We have long believed that solar activity can influence weather here on Earth. We are now in Solar Cycle 24, which has seen very low solar activity thus far. Learn more about solar activity—specifically solar flares and sunspots—and why it matters.
What is Solar Activity?
The Sun may seem like it’s a constant, always looking the same. However, just like planet Earth, the Sun has weather. It has storms. And its storms can affect Earth’s weather.
- Sunspots are magnetic storms on the surface of the Sun.
- Solar flares are strong flashes of x-rays and light energy that shoot off of the Sun’s surface into space at the speed of light.
- Coronal mass ejections (CMEs) are massive clouds of gas and magnetic matter that are eruptions spreading into space.
- Other solar events include solar wind streams that come from the coronal holes on the Sun and solar energetic particles that are primarily released by CMEs.
Solar Flare. Credit: NASA
What is a Solar Cycle?
The number of sunspots (storms on the Sun) increase and decrease over time in a regular, approximately 11-year cycle, called the solar or sunspot cycle. More sunspots mean more solar activity. The highest number of sun spots in any given cycle is designated “solar maximum,” while the lowest number is designated “solar minimum.”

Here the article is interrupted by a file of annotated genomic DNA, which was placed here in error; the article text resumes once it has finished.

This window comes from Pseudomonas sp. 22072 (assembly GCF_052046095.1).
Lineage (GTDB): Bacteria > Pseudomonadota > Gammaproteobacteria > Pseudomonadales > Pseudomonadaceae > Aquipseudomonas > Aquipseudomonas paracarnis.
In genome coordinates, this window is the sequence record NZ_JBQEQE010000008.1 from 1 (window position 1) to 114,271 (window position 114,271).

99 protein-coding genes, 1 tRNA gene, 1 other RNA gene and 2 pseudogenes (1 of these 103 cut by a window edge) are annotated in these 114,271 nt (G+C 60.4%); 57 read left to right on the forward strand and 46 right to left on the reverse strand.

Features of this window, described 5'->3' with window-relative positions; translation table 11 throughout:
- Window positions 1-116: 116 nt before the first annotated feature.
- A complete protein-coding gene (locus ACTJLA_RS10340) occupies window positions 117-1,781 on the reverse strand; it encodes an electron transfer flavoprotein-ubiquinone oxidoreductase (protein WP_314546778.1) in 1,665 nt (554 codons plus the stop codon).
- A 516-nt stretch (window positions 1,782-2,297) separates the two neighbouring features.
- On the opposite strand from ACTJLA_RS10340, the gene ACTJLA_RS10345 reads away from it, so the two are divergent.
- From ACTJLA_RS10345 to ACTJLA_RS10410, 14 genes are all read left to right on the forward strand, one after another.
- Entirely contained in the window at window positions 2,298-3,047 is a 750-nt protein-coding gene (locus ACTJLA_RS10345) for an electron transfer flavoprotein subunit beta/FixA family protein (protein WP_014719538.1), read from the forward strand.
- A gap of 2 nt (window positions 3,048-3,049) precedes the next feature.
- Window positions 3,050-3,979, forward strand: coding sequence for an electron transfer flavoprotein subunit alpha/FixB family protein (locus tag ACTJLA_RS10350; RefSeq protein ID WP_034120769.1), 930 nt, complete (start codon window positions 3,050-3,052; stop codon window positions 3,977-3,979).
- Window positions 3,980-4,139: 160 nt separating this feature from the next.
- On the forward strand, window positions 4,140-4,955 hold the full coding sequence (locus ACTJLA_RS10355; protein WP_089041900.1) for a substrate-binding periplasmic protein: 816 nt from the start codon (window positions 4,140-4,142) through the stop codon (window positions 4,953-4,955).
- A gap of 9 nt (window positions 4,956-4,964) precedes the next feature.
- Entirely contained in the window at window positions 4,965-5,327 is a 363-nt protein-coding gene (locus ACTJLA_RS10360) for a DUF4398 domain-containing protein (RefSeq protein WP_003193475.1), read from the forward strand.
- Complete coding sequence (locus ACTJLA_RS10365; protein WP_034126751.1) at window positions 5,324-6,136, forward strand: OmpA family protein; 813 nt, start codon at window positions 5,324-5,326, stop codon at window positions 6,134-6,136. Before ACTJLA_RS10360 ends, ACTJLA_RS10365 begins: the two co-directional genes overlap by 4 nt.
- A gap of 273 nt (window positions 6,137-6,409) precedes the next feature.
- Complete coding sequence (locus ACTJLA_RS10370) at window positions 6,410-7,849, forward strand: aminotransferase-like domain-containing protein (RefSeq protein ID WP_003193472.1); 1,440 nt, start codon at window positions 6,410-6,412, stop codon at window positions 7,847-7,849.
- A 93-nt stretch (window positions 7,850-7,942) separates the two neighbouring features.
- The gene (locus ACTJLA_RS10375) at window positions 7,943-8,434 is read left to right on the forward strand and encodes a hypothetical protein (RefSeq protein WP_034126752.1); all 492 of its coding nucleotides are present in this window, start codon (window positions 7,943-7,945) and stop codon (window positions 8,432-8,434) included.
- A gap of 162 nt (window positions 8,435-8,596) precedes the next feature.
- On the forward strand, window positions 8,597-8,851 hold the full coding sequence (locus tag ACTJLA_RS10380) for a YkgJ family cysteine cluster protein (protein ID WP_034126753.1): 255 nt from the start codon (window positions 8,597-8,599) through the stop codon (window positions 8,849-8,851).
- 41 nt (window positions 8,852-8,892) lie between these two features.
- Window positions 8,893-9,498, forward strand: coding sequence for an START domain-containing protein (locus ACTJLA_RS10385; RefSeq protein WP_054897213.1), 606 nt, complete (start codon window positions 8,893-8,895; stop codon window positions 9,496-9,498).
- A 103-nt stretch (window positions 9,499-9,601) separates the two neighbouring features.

Eleven years in the life of the Sun from 1980 (start of solar maximum) to 1986 (near minimum) to 1989 (near maximum again). Credit: NASA
How Does Solar Activity Affect Weather and Earth?
Solar activity affects the Earth in many ways, some which we are still coming to understand.
- Damage to 21st-century satellites and other high-tech systems in space can be caused by an active Sun. Some of these systems are not protected by Earth’s atmospheric layers. So large solar flares have the potential to cause billions of dollars in damage to the world’s high-tech infrastructure—from GPS navigation to power grids to air travel to financial services.
- Radiation hazards for astronauts and satellites can be caused by a quiet Sun. Weak solar winds allow more galactic cosmic rays into the inner solar system.
- Weather on Earth can also be affected. According to Bob Berman, astronomer for The Old Farmer’s Almanac, NOAA scientists have now concluded that four factors determine global temperatures: carbon dioxide levels, volcanic eruptions, Pacific El Niño pattern, and the Sun’s activity.
- Global climate change including long-term periods of global cold, rainfall, drought, and other weather shifts may also be influenced by solar cycle activity.
The Maunder Minimum or “Little Ice Age”
Times of depressed solar activity seem to correspond with times of global cold.
For example, between 1645 and 1715—during what we now call the “Maunder Minimum”—there were only about 50 sunspots (instead of the usual 40 to 50 thousand) and harsh winters.
For 70 years, temperatures dropped by 1.8 to 2.7 degrees Fahrenheit.
Painting by Abraham Hondius, “The Frozen Thames, looking Eastwards towards Old London Bridge,” 1677. Image credit: Museum of London.
Conversely, times of increased solar activity have corresponded with global warming. During the 12th and 13th centuries, the Sun was active, and the European climate was quite mild.